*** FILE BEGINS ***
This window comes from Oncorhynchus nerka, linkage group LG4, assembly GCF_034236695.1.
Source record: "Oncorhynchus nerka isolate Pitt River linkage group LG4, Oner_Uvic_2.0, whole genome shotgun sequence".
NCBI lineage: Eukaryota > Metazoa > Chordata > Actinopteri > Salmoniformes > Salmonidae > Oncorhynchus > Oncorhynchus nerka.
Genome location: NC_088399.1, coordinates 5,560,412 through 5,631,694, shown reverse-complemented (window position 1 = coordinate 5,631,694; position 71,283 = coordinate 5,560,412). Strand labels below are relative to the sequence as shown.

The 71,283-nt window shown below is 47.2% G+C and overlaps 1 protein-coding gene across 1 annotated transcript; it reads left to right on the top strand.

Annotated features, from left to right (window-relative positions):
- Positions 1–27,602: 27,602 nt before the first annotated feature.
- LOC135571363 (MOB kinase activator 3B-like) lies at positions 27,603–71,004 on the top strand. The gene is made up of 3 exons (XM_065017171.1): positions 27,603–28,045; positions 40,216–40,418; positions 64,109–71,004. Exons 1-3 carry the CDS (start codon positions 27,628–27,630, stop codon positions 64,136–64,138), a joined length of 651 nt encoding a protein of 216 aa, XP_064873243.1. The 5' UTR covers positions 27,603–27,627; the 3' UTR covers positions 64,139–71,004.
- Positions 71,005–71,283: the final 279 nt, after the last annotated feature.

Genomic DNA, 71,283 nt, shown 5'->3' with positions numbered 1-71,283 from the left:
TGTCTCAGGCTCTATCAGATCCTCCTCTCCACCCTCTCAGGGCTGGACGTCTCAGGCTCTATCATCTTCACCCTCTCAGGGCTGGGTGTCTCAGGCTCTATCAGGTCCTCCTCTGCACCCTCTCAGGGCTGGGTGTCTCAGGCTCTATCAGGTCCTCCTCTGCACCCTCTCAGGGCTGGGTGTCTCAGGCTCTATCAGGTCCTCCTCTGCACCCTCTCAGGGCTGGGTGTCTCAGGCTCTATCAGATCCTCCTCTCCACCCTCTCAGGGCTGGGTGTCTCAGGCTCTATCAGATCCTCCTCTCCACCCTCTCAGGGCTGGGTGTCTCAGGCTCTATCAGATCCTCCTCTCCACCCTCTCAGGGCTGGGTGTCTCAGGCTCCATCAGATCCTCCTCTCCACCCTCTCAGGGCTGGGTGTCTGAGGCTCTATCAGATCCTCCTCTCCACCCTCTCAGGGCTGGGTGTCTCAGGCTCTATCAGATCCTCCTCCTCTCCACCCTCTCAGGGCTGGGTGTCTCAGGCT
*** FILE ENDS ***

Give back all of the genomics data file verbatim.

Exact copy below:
This window comes from Oncorhynchus nerka, linkage group LG4, assembly GCF_034236695.1.
Source record: "Oncorhynchus nerka isolate Pitt River linkage group LG4, Oner_Uvic_2.0, whole genome shotgun sequence".
NCBI lineage: Eukaryota > Metazoa > Chordata > Actinopteri > Salmoniformes > Salmonidae > Oncorhynchus > Oncorhynchus nerka.
Genome location: NC_088399.1, coordinates 5,560,412 through 5,631,694, shown reverse-complemented (window position 1 = coordinate 5,631,694; position 71,283 = coordinate 5,560,412). Strand labels below are relative to the sequence as shown.

The 71,283-nt window shown below is 47.2% G+C and overlaps 1 protein-coding gene across 1 annotated transcript; it reads left to right on the top strand.

Annotated features, from left to right (window-relative positions):
- Positions 1–27,602: 27,602 nt before the first annotated feature.
- LOC135571363 (MOB kinase activator 3B-like) lies at positions 27,603–71,004 on the top strand. The gene is made up of 3 exons (XM_065017171.1): positions 27,603–28,045; positions 40,216–40,418; positions 64,109–71,004. Exons 1-3 carry the CDS (start codon positions 27,628–27,630, stop codon positions 64,136–64,138), a joined length of 651 nt encoding a protein of 216 aa, XP_064873243.1. The 5' UTR covers positions 27,603–27,627; the 3' UTR covers positions 64,139–71,004.
- Positions 71,005–71,283: the final 279 nt, after the last annotated feature.

Genomic DNA, 71,283 nt, shown 5'->3' with positions numbered 1-71,283 from the left:
TGTCTCAGGCTCTATCAGATCCTCCTCTCCACCCTCTCAGGGCTGGACGTCTCAGGCTCTATCATCTTCACCCTCTCAGGGCTGGGTGTCTCAGGCTCTATCAGGTCCTCCTCTGCACCCTCTCAGGGCTGGGTGTCTCAGGCTCTATCAGGTCCTCCTCTGCACCCTCTCAGGGCTGGGTGTCTCAGGCTCTATCAGGTCCTCCTCTGCACCCTCTCAGGGCTGGGTGTCTCAGGCTCTATCAGATCCTCCTCTCCACCCTCTCAGGGCTGGGTGTCTCAGGCTCTATCAGATCCTCCTCTCCACCCTCTCAGGGCTGGGTGTCTCAGGCTCTATCAGATCCTCCTCTCCACCCTCTCAGGGCTGGGTGTCTCAGGCTCCATCAGATCCTCCTCTCCACCCTCTCAGGGCTGGGTGTCTGAGGCTCTATCAGATCCTCCTCTCCACCCTCTCAGGGCTGGGTGTCTCAGGCTCTATCAGATCCTCCTCCTCTCCACCCTCTCAGGGCTGGGTGTCTCAGGCT